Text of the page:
Posted on October 22, 2005
Back in late October, I reviewed a pre-production BenQ PE8720 projector. This is an update based on the newest production version of the PE8720. The links above and below this review will take you to the full review. There you will find lots of images of the projector, its remote and menus, plus plenty of image shots from DVD movies and hi def sources. I have revised the summary Pros and Cons section to reflect the results of this new version.
For those of you who haven’t read the full projector review, the BenQ PE8720 home theater projector is “powered” by TI’s DarkChip 3 DLP. The projector retails for $7999, is rated 1000 lumens, and claims an impressive contrast ratio of 10,000:1. In addition, this top of the line offers lens shift, a backlit remote, multiple color preset modes and user savable settings. BenQ offers a 3 year warranty.
Quicktip: Contrast ratios. Click Here! Until about a year or so ago, contrast was the “holy grail” of home theater projector specifications. The higher the contrast ratio, the “blacker the blacks”. If you had a low contrast ratio the projector would produce a dark gray where black was called for, so details that were near black (and dark colors) basically came out the same as the background – end result – details in dark areas are lost, and the whole dark area is flat with no detail. With a higher contrast ratio, the projector can produce much darker grays, and therefore,more detail is visible in near dark areas. Today, however many projectors (mostly LCD) use “AI” to enhance contrast ratios. But ulitmately they have little effect on black levels, unless the entire image is very dark with no bright areas at all. Thus, a projector with much higher contrast, no longer guarantees a better picture, with more detail. The BenQ (uses some AI) originally claimed a 6200:1 contrast ratio (about the same as the film used to shoot movies – which should tell you something). The new improved version claims 10:000:1 . Is there an improvement in shadow detail? Not that I can detect. Still 6200:1 is about as good as you can hope for. Most projectors using the Darkchip3 DLP claim about 4000:1 – 5000:1 without “AI”. This produces far better results (shadow detail and blacks), than found on the less expensive Darkchip2 and even a greater difference when compared with LCD projectors many of which are claiming 5000:1 or higher. Under normal circomstances those LCD projectors still behave like under 2500:1 DLP projectors. Bottom line, Darkchip3 projectors do the best job available today, and projectors like the PE8720 produce blacks and shadow detail well beyond lower level DLP and LCD projectors. (I hope that made sense – if not, its simple: Darkchip3 is a major step above Darkchip2 or LCD projectors, and you can really see the difference in a darkened room..)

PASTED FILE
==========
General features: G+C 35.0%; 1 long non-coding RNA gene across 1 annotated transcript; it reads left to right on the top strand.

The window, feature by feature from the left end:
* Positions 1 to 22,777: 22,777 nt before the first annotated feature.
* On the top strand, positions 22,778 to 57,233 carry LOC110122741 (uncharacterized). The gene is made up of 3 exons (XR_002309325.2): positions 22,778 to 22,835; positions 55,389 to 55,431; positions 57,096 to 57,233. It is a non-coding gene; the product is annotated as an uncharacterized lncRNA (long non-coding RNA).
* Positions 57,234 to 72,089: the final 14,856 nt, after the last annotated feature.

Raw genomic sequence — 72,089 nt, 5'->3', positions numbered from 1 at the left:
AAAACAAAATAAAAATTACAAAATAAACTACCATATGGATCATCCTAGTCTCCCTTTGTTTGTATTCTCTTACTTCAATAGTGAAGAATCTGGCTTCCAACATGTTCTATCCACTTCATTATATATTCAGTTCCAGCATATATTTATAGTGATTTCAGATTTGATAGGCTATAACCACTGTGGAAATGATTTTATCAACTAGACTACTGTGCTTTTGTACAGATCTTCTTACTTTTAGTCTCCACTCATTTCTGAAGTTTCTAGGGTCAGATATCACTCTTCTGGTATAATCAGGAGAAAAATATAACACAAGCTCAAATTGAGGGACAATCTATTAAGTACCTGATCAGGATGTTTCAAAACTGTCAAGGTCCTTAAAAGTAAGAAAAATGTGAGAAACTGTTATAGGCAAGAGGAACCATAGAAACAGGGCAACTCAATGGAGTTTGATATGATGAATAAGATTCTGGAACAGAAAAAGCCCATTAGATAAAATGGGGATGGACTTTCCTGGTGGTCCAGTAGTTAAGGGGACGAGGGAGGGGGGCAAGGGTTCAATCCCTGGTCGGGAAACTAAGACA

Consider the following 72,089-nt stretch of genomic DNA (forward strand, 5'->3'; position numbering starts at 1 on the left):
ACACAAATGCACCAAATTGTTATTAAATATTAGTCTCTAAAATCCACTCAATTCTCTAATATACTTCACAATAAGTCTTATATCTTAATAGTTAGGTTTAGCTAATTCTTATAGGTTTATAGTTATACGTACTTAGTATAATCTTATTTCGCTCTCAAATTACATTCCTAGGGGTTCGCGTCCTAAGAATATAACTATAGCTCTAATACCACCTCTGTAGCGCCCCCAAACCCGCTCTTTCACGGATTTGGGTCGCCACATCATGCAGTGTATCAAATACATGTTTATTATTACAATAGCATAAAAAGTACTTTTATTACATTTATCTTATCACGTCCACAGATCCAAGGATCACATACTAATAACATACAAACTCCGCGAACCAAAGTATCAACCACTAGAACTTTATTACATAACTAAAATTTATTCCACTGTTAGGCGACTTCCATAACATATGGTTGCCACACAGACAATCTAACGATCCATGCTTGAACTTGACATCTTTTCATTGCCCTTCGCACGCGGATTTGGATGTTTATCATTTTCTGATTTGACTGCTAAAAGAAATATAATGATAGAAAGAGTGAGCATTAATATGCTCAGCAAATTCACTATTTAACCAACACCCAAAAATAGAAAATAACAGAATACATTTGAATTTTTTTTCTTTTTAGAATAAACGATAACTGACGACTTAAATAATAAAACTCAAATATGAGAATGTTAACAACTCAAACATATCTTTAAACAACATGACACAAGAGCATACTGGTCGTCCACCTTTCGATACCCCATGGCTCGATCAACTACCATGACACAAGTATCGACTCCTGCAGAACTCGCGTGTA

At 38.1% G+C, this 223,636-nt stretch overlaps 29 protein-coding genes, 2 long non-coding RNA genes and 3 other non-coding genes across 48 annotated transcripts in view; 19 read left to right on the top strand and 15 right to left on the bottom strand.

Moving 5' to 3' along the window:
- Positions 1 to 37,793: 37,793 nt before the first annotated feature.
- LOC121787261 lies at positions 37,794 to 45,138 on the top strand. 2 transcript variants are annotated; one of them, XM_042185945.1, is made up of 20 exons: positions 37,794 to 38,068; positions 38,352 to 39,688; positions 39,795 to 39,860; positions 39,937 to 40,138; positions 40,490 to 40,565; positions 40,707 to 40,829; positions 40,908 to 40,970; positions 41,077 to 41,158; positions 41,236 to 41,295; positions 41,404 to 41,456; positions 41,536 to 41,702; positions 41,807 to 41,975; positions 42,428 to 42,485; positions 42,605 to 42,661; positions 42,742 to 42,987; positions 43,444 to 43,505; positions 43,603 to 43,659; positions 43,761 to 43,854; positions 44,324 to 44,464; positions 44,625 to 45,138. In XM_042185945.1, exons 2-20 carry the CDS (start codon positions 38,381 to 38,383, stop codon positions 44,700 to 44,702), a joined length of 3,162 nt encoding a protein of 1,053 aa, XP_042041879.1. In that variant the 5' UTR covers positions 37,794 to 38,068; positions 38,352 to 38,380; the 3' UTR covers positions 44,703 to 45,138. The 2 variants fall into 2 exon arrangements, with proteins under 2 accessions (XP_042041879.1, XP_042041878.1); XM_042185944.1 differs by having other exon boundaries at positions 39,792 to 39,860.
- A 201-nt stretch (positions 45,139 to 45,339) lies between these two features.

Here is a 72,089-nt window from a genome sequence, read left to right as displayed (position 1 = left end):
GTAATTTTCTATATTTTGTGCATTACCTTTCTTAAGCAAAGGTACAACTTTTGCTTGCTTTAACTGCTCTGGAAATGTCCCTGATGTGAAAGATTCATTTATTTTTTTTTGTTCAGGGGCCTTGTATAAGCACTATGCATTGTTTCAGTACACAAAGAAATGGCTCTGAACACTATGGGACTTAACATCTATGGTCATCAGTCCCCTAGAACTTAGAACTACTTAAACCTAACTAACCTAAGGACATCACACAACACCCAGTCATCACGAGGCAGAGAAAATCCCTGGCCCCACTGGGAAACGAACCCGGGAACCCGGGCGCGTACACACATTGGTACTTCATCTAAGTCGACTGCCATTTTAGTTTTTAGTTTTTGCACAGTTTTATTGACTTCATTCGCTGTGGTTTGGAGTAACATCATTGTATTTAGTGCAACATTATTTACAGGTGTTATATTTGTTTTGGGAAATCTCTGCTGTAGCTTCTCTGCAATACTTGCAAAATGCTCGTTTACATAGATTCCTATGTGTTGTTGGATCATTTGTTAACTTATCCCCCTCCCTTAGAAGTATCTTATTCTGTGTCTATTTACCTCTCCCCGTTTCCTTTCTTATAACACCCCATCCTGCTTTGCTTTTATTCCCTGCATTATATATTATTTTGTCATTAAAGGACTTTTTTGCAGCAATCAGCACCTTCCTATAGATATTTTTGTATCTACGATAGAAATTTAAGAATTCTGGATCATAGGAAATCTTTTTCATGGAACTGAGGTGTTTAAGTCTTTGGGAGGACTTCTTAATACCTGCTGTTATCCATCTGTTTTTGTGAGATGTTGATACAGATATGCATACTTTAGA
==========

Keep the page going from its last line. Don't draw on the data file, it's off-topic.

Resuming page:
In summary, I was extremely impressed with the potential of the original (pre-production) BenQ home theater projector – enough to give it a Hot Product Award – but, at the same time, noted some flaws. Two weeks ago, I received a final production version of the PE8720 projector, and was actually stunned by how much better it is.
My only real problem with the earlier projector related to the color handling – most notably the gamma. Overall color balance was good, and flesh tones particularly so. I should say first, that this gamma issue primarily affected the BenQ’s two primary preset modes for movie viewing: Cinema, and Home Theater. I was, with minor adjustments able to get very good results for movie viewing from their Family Room mode – normally designed to be brighter to deal with some ambient light. With the newest production projector, though, that has become a moot point.
Quicktip: For those of you not familiar, adjustments to gamma, have essentially no effect on the brightest and darkest parts of images, but can have significant effect on the low, mid and mid-bright ranges. In the case of this BenQ projector, full whites and full intensity colors were handled very well, and black levels were also excellent – what you would expect from a Darkchip3 DLP projector. Where the problem existed was all the middle ranges from near dark to near full bright. As a result if you viewed a scene in a movie, shot on a extremely bright sunny day, you would expect it to look that way. With the pre-production version, those type of scenes looked like they were shot on a hazy day, with weak sunlight). (I have referred to this issue in other reviews as the “sunshine effect”.) For movies on DVD, the gamma setting should be 2.2 and I was able to measure 3.2 in Cinema mode – a big difference, that explained what I was seeing.
The new version PE8720’s gamma is very close to the 2.2 ideal. In addition, color balance is now even better, and it was very good before. I normally only use my test software (Avia Pro) and hardware (Optic One light meter) to confirm what my eyes tell me. In this case the out of box color was almost dead on. (Measured at both 30 IRE and 80 IRE for those of you interested).
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